It includes a new national management trainee scheme to encourage graduates and executives to move into the social-care sector where there are serious skills shortages. Run by the National Skills Academy for Social Care, with the support of the Department of Health, it will offer a year of management and leadership experience for 20 recent graduates within the private, voluntary and public sector. Trainees will receive a bursary of £20,000 in 12 monthly instalments and be expected to register for a management and leadership qualification appropriate for social care.

Recruitment organisations have welcomed the moves, but question whether the Government will be able to find and maintain enough openings to meet the demand. It is unlikely that the big graduate employers with well-established internships will commit to taking many more graduates than they do already, says Martin Birchall, the director of High Fliers, the market research company.

“To get a big increase in the amount of work experience on offer, the Government will need to get small and medium-sized companies involved,” he says. “We don’t work with this size of company, but from talking to the universities it appears things are worse for the smaller companies which take one or two graduates where the internships are drying up.”

The biggest graduate recruiter, PricewaterhouseCoopers, is supporting the Talent Pool by offering advice and support to companies setting up internship programmes for the first time, but has not signed up. “Anything that can help graduates improve their employability and kick-start their careers has our support, but we already provide internships for 1,000 students a year and 92 per cent of them end up working for us,” says Sonja Stockton, its head of student recruitment.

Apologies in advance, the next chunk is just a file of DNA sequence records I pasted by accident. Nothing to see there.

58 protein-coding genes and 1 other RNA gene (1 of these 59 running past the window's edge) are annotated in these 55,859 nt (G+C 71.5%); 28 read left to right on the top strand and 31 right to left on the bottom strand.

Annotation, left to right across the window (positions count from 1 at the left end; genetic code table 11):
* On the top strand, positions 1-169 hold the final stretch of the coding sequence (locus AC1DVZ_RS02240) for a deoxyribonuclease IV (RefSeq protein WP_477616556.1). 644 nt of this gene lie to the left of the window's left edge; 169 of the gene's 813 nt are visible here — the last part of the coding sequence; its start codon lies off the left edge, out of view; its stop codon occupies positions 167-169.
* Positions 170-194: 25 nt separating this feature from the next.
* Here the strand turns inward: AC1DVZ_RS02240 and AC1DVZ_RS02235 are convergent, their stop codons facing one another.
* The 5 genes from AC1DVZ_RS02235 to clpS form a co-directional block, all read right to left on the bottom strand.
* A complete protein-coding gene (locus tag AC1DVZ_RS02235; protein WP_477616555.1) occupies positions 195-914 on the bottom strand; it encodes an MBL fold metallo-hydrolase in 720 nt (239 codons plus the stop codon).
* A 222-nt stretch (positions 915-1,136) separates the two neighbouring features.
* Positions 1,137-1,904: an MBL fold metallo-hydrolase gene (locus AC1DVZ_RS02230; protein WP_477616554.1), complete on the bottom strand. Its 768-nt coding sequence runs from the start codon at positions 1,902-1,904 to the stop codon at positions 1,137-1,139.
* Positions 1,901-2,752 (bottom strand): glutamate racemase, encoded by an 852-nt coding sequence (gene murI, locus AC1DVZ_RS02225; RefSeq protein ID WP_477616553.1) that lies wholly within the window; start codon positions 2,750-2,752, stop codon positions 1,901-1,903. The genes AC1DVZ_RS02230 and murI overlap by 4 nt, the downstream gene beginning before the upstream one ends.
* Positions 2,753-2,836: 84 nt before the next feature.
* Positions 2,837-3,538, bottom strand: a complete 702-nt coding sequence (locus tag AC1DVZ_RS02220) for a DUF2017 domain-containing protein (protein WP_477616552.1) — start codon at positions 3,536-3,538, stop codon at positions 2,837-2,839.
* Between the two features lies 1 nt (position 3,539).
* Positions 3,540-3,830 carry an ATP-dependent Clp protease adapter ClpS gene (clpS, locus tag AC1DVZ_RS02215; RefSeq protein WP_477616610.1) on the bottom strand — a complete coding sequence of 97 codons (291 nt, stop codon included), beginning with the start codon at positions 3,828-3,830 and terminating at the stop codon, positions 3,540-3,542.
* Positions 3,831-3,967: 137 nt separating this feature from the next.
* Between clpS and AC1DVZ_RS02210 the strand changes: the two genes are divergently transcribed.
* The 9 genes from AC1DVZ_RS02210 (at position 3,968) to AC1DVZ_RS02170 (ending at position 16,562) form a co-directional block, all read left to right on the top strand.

Saj Jetha, the managing director of The Smarty Train, the consultancy which advises on graduate recruitment, says he would like to take on an intern and believes many other small companies could benefit as they use the economic downturn to work out new strategies. Smaller companies, however, may worry that they do not have the time and the staff to give graduates sufficient challenge and support, he says.

Reaction from organisations working with interns is mixed. Robin Kennedy, the chief executive of Wexo, said small and medium-sized companies were in the greatest need of talented and skilled students, but lacked the resources to recruit them. “The fly in the ointment is that students are about to graduate, but the Graduate Talent Pool does not go live for a few months yet,” he said.

Chris Wickson, the co-founder of, which carries student reviews of their internships, says it is wholeheartedly behind the initiative, but concerned that employers may switch the valuable work experience from first and second-year students to the graduate scheme.

And from students comes a word of caution –most graduates are deep in debt and will struggle to afford unpaid or low-paid internships, says Ed Balcomb, who is job hunting after graduating from the University of Cardiff with a 2:1 in business administration. He has set up his own work experience by running an online eBay store.

This post originally appeared in the Independent.